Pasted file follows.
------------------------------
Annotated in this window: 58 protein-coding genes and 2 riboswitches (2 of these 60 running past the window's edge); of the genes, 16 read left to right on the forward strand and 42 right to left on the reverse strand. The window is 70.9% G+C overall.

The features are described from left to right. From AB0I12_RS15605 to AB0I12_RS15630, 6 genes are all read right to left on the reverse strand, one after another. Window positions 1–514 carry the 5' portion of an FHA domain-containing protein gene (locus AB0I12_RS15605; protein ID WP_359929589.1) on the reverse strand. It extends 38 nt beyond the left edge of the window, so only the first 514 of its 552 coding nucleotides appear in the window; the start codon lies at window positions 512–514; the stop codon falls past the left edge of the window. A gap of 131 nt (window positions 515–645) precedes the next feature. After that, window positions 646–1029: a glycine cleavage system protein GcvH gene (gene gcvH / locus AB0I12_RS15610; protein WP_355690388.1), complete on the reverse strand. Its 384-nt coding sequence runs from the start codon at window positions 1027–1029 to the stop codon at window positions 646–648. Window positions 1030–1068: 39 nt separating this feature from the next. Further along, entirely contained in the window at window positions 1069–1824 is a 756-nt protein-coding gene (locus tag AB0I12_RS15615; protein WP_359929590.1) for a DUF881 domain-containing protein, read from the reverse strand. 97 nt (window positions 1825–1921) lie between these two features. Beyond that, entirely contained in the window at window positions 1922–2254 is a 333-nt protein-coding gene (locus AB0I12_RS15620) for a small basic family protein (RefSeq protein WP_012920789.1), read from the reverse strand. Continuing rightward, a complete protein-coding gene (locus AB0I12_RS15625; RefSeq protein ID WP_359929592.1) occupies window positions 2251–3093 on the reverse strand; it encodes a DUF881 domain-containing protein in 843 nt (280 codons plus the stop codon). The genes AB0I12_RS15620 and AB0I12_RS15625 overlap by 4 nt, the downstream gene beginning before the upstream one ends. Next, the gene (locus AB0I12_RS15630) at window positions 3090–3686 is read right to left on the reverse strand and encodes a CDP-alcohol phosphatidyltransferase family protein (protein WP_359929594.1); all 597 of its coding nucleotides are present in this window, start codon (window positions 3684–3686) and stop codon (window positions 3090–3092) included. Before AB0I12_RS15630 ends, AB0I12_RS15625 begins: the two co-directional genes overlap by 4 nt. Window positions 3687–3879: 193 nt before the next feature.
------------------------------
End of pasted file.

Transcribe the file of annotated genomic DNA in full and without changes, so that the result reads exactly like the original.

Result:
Annotated in this window: 58 protein-coding genes and 2 riboswitches (2 of these 60 running past the window's edge); of the genes, 16 read left to right on the forward strand and 42 right to left on the reverse strand. The window is 70.9% G+C overall.

The features are described from left to right. From AB0I12_RS15605 to AB0I12_RS15630, 6 genes are all read right to left on the reverse strand, one after another. Window positions 1–514 carry the 5' portion of an FHA domain-containing protein gene (locus AB0I12_RS15605; protein ID WP_359929589.1) on the reverse strand. It extends 38 nt beyond the left edge of the window, so only the first 514 of its 552 coding nucleotides appear in the window; the start codon lies at window positions 512–514; the stop codon falls past the left edge of the window. A gap of 131 nt (window positions 515–645) precedes the next feature. After that, window positions 646–1029: a glycine cleavage system protein GcvH gene (gene gcvH / locus AB0I12_RS15610; protein WP_355690388.1), complete on the reverse strand. Its 384-nt coding sequence runs from the start codon at window positions 1027–1029 to the stop codon at window positions 646–648. Window positions 1030–1068: 39 nt separating this feature from the next. Further along, entirely contained in the window at window positions 1069–1824 is a 756-nt protein-coding gene (locus tag AB0I12_RS15615; protein WP_359929590.1) for a DUF881 domain-containing protein, read from the reverse strand. 97 nt (window positions 1825–1921) lie between these two features. Beyond that, entirely contained in the window at window positions 1922–2254 is a 333-nt protein-coding gene (locus AB0I12_RS15620) for a small basic family protein (RefSeq protein WP_012920789.1), read from the reverse strand. Continuing rightward, a complete protein-coding gene (locus AB0I12_RS15625; RefSeq protein ID WP_359929592.1) occupies window positions 2251–3093 on the reverse strand; it encodes a DUF881 domain-containing protein in 843 nt (280 codons plus the stop codon). The genes AB0I12_RS15620 and AB0I12_RS15625 overlap by 4 nt, the downstream gene beginning before the upstream one ends. Next, the gene (locus AB0I12_RS15630) at window positions 3090–3686 is read right to left on the reverse strand and encodes a CDP-alcohol phosphatidyltransferase family protein (protein WP_359929594.1); all 597 of its coding nucleotides are present in this window, start codon (window positions 3684–3686) and stop codon (window positions 3090–3092) included. Before AB0I12_RS15630 ends, AB0I12_RS15625 begins: the two co-directional genes overlap by 4 nt. Window positions 3687–3879: 193 nt before the next feature.